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Hypocrisy in The Enormous Radio

Hypocrisy in The Enormous Radio

In the short story, “The Enormous Radio,” by John Cheever, the radio acts as a wake up call for Jim and Irene Westcott. Even though they believe that their life is better than their neighbors’ lives, the radio proves them wrong. The Westcott’s life can be compared to a freshly painted ten-year-old car: nice and shiny on the outside but falling apart on the inside.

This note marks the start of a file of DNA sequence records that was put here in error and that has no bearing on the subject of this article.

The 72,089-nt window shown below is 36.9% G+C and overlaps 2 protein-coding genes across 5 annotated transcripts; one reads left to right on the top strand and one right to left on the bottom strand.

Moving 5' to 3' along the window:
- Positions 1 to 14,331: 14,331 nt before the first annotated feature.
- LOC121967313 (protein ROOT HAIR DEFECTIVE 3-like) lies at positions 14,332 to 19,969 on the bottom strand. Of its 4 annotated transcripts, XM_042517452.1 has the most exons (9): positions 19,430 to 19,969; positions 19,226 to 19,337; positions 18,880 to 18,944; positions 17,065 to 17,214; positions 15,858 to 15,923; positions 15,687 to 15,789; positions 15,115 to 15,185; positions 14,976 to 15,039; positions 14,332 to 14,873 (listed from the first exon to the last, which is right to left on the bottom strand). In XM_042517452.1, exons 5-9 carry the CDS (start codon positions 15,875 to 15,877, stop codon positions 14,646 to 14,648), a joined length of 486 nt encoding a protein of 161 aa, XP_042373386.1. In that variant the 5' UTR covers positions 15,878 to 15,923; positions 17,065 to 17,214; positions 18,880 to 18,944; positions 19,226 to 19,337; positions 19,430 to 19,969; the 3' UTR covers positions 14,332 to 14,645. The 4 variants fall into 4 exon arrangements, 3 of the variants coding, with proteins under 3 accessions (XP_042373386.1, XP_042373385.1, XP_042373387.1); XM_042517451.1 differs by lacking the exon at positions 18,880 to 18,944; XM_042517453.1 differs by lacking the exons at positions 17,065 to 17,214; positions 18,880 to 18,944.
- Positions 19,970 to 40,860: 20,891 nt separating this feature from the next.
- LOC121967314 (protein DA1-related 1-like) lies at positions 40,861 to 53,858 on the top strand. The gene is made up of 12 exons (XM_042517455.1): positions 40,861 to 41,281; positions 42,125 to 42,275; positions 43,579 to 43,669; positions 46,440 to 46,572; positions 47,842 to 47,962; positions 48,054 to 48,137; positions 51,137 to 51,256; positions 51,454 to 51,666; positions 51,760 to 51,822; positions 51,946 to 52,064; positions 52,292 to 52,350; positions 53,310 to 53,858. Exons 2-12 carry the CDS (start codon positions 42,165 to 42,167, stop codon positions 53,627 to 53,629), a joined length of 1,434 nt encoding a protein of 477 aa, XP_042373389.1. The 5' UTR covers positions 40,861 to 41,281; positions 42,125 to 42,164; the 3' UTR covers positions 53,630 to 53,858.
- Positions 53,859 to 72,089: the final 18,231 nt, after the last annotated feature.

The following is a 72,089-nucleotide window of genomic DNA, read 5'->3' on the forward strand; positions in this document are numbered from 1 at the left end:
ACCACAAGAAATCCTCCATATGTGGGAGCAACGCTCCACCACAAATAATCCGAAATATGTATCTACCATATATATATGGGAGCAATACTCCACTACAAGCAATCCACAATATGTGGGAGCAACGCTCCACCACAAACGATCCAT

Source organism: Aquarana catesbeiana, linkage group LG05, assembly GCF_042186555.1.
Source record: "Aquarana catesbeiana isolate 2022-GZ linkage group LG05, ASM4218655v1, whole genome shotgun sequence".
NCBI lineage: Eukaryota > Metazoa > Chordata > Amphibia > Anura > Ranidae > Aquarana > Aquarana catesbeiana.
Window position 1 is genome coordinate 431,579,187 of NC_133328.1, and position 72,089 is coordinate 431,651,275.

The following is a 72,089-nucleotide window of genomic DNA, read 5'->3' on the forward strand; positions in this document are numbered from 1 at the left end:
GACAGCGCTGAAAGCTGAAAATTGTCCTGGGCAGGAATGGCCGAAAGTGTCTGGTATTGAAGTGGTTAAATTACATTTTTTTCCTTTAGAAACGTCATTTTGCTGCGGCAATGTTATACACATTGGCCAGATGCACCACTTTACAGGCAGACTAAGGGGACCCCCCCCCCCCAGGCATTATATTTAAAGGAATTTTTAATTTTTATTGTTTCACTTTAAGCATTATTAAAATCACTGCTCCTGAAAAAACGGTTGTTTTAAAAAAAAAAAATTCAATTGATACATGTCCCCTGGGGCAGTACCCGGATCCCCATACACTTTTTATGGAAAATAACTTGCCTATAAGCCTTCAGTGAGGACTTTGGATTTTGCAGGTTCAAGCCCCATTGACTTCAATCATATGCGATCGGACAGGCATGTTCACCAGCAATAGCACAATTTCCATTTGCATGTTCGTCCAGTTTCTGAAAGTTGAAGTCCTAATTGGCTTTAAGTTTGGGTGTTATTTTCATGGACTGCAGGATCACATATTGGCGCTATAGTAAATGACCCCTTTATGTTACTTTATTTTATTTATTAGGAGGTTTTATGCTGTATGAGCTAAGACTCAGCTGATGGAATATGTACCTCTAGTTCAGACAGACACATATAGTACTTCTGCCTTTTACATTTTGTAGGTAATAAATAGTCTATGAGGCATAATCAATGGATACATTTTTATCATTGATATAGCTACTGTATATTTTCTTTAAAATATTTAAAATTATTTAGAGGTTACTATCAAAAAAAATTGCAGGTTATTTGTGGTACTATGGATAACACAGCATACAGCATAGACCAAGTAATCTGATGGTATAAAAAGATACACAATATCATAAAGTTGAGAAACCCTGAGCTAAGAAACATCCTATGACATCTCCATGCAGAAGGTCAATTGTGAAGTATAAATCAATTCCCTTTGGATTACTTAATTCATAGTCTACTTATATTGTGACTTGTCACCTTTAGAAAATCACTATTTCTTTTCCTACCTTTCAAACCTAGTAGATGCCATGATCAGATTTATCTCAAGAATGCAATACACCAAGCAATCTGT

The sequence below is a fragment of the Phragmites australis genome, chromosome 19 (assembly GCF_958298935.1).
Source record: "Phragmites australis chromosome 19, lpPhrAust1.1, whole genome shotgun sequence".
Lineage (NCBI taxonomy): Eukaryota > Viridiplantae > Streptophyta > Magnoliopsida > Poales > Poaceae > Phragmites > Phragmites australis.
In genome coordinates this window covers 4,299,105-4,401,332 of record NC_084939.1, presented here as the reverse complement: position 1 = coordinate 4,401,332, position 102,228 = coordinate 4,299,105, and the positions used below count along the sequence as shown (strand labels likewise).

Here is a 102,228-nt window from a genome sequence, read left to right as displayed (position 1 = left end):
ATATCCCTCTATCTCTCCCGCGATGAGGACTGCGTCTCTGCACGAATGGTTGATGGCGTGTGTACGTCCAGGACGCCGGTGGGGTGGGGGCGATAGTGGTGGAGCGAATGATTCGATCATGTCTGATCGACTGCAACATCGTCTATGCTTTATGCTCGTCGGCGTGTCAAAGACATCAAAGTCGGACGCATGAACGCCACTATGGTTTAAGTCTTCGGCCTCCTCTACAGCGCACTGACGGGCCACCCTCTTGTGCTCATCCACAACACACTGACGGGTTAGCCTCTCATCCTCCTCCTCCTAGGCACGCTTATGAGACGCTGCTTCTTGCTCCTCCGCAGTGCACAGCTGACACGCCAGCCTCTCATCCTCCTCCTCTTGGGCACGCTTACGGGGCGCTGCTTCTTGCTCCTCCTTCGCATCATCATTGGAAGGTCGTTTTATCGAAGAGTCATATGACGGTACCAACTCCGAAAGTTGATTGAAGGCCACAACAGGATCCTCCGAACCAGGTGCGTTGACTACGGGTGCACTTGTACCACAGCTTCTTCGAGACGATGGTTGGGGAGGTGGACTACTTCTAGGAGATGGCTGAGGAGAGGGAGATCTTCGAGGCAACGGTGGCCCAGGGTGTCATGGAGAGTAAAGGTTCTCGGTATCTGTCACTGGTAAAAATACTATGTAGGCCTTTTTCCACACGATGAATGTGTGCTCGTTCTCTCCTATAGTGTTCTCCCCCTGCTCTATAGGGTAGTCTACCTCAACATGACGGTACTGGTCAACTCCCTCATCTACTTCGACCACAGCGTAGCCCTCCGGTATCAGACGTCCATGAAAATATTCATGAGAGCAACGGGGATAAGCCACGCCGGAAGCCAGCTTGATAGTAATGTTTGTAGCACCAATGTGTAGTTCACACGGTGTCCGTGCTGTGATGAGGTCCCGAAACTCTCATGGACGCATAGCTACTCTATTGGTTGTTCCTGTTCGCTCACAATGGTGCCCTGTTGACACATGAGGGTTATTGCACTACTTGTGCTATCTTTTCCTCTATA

In the beginning, Jim and Irene seem to have a good life with no problems; they seem to be average, ordinary people. The story states, “The Westcotts differed from their friends, their classmates, and their neighbors only in an interest they shared in serious music” (Cheever 812). This already hints that they might have their share of problems, especially since they are almost exactly like everyone they know. One reason why they might think they have a better life is because of their music, but in actuality, this is where their conflicts arise.

Once they get the new radio, everything seems fine, even though they can hear all of the neighbors’ conversations. The Westcotts …

Hidden Class Struggle in John Updike’s A

The Hidden Class Struggle in Updike’s A

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